is expected to be part of a future document.

   Due to the danger of flooding attacks (see [3]), the peers must
   always check the reachability of the host at a new IP address, unless
   a sufficient level of trust exists between the hosts.  The
   reachability check is implemented by the challenger sending some
   piece of unguessable information to the new address, and waiting for
   some acknowledgment from the responder that indicates reception of
   the information at the new address.  This may include exchange of a
   nonce, or generation of a new SPI and observing data arriving on the
   new SPI.

   There are a number of situations where the simple end-to-end
   readdressing functionality is not sufficient.  These include the
   initial reachability of a mobile host, location privacy, end-host and
   site multi-homing with legacy hosts, and NAT traversal.  In these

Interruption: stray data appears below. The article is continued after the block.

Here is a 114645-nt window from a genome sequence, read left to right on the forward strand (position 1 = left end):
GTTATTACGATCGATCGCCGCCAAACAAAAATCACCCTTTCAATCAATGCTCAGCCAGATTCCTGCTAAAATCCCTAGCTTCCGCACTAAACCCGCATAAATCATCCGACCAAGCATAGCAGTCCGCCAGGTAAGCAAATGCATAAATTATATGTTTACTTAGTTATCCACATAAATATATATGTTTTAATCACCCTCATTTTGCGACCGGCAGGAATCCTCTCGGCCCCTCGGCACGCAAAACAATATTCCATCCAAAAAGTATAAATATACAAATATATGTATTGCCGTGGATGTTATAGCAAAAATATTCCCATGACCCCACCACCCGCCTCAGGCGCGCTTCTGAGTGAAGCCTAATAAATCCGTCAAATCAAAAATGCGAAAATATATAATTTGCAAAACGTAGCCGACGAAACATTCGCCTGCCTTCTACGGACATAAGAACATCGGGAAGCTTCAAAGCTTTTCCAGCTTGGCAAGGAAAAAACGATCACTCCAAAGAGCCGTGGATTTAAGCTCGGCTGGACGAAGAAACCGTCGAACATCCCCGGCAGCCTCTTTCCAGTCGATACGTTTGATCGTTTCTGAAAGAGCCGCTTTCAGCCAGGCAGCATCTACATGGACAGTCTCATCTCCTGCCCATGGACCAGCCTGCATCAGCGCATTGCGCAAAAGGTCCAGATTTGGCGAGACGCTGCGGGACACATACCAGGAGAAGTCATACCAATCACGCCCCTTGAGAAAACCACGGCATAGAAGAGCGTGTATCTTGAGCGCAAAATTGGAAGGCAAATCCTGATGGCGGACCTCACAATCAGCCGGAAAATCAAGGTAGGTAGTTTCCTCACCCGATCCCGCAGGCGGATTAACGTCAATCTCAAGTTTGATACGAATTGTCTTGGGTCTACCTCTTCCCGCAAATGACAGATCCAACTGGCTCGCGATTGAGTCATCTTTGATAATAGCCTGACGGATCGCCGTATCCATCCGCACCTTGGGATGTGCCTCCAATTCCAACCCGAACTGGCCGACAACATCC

situations there is a need for some helper functionality in the
   network.  Such functionality is out of scope of this document.
   Finally, making underlying IP mobility transparent to the transport
   layer has implications on the proper response of transport congestion
   control, path MTU selection, and QoS.  Transport-layer mobility
   triggers, and the proper transport response to a HIP mobility or
   multi-homing address change, are outside the scope of this document.
























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2.  Conventions used in this document

   The key words "MUST", "MUST NOT", "REQUIRED", "SHALL", "SHALL NOT",
   "SHOULD", "SHOULD NOT", "RECOMMENDED", "MAY", and "OPTIONAL" in this
   document are to be interpreted as described in RFC2119 [4].














































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3.  Terminology

   Locator.  A name that controls how the packet is routed through the
      network and demultiplexed by the end host.  It may include a
      concatenation of traditional network addresses such as an IPv6